“I was waiting for you to ask. Some friend you are, I spoke to you this morning and this is the first time you think to ask?”

“It’s all hit me rather suddenly.”

“Do you mean, is he dead?”

“Yes,” I said, my voice cracked.

“What is dead exactly?”

“I mean, is he still alive?” I caught myself from losing my temper.

“If that’s your definition, then no, he’s not dead.”

“Who are you?”

“What a fantastic question, who are we?”

I stood up.

“Enough of this bullshit. What’s happened to Sebastian?”

“You’re not as tall as you sound on the phone,” she answered, her smile now gone, but her voice still calm.

“What the hell does that mean?”

“A nonsensical statement in order to trigger, confuse and disarm. Don’t you remember anything I taught you?”

“Sebastian?” I asked, almost automatically.

“We are neither dead nor alive. We only exist.”

I slumped back in my chair.

She stood and knelt in front of me.

“I know this is very confusing for you, it is for me. But he did it, he actually did it.”

“What did who do?”

“Sebastian. He and I are legion.”

“This is some sick joke isn’t it? Is Sebastian outside listening to all this? Him and his fucking practical jokes.”

I got up and stormed to the door, pulling it wide open to see my assistant, Erica, at her laptop.

“Is there a problem, Adam?”

“Is anyone else here?”

“Your 4 o’clock is due soon, but no, I’ve not seen anyone.”

“Cancel them and call the police.”

“What’s happening, Adam?”

“Do it.”

I slammed the door, turning the lock. Lily was standing just behind me.

“Calm down,” she said.

“You’ve killed him, haven’t you?”

I sidled past her and to my desk, looking for something, anything to protect myself.

“You’re having an internal crisis, stop and think.”

The words struck a chord in my memory. Sebastian told me that all the time when I was a student.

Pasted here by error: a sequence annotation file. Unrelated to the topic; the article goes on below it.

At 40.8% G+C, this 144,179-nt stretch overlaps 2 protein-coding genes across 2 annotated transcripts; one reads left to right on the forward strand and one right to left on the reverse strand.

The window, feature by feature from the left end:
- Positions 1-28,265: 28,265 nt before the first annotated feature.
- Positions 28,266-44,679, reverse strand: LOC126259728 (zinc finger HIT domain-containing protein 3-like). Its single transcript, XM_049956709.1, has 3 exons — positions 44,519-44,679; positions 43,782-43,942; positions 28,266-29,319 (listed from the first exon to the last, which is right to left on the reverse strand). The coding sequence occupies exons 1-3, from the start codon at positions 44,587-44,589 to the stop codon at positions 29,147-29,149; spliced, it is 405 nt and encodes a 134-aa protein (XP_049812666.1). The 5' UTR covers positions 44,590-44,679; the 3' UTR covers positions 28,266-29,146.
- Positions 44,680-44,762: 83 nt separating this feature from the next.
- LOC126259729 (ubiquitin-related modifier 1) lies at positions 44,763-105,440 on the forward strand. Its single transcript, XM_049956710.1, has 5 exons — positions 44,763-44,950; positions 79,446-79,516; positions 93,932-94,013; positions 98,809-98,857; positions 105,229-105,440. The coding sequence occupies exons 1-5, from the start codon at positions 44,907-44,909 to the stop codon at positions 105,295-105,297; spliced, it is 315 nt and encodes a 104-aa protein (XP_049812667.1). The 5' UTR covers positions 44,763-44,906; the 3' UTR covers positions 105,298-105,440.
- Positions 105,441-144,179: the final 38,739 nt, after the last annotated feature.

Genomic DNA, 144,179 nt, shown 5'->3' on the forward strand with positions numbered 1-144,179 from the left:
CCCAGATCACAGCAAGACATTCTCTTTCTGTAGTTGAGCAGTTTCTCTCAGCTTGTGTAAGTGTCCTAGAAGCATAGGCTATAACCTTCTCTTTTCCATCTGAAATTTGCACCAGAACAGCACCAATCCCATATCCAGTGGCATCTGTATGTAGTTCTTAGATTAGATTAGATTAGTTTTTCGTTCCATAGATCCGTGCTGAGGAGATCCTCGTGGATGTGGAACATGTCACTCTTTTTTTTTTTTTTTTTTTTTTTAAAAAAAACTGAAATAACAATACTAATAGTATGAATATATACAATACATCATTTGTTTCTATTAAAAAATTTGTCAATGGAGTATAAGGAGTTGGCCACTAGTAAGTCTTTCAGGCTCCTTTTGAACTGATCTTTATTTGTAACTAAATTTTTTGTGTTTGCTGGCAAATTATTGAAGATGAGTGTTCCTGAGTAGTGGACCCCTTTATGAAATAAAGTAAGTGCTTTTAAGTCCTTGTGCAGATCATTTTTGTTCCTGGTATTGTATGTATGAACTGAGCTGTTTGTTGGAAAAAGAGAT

“Think, don’t act. Impulse is the reaction of the primate brain. Compartmentalize.”

“You want me to think?”

She nodded.

“The box, what’s in it?”

“An idea.”

“What the hell does that mean?”

“A revolutionary idea about what it means to be alive. How can I be here, and in there at the same time?”

“You’re Lily, and you need help. If what I think is in there is in there, then…”

“You’re not as tall as you sound on the phone.”

“Stop it.”

“You’re not as tall as you sound on the phone.”

The words started to lose all meaning and I calmed.

We are legion.

“We are legion,” I said.

“You understand?”

We understand.

“I understand.”

In that moment I did. I didn’t need to look in the box. I knew what was in there. It was my proof if I ever needed it. Sebastian knew it, we knew it.

There was a knock at the door. I unlocked it and answered.

“The police are here,” Erica said.

“Tell them it was a misunderstanding.”

Exhausted I sat on the couch. Lily sat in my chair.

“So how does this work?”

“How do you mean?”

“Sebastian, is he still there?”

“He is with me and you. We are legion.”

“How can he be in two places at once?”

“He isn’t. We aren’t. I am you and you are me. We’re all the same.”

“This is too much to take in.”

“It took me a while, but then he had prepared me for years. I suspect it’s a shock for you.”

“Can I speak to him? I cannot hear him anymore.”

“I’m here, it will take some time to get used to it. How about we have a session tomorrow? My calendar is quite free,” Lily said with a smirk.

There was another knock.

“They won’t leave without seeing you,” Erica said.


“I best be leaving. You know where I’ll be.”

And I did, I just knew.

I felt drained for weeks. Memories that were not mine gradually filled my mind; lives I’d not lived but had. Do you know what I mean? If it wasn’t for my reflection in the mirror, I would have trouble differentiating which me I originally was. But it’s good.

I’ve put the box in the freezer, just in case. If it’s what I think it is, I best get rid of it, though it would be like losing a part of me, as silly as that might sound. Sebastian thinks it’s funny every time I think about it. I’ve told him I’m not going to prison for him. He asks me how can I be charged if he’s not dead. I don’t think that’s how the law will see it. We and the other life support volunteers have been talking, recording video. No matter how comprehensive our research paper will be, he tells me there’s a thin line between genius and insane. I tell him it helps if others can see the line.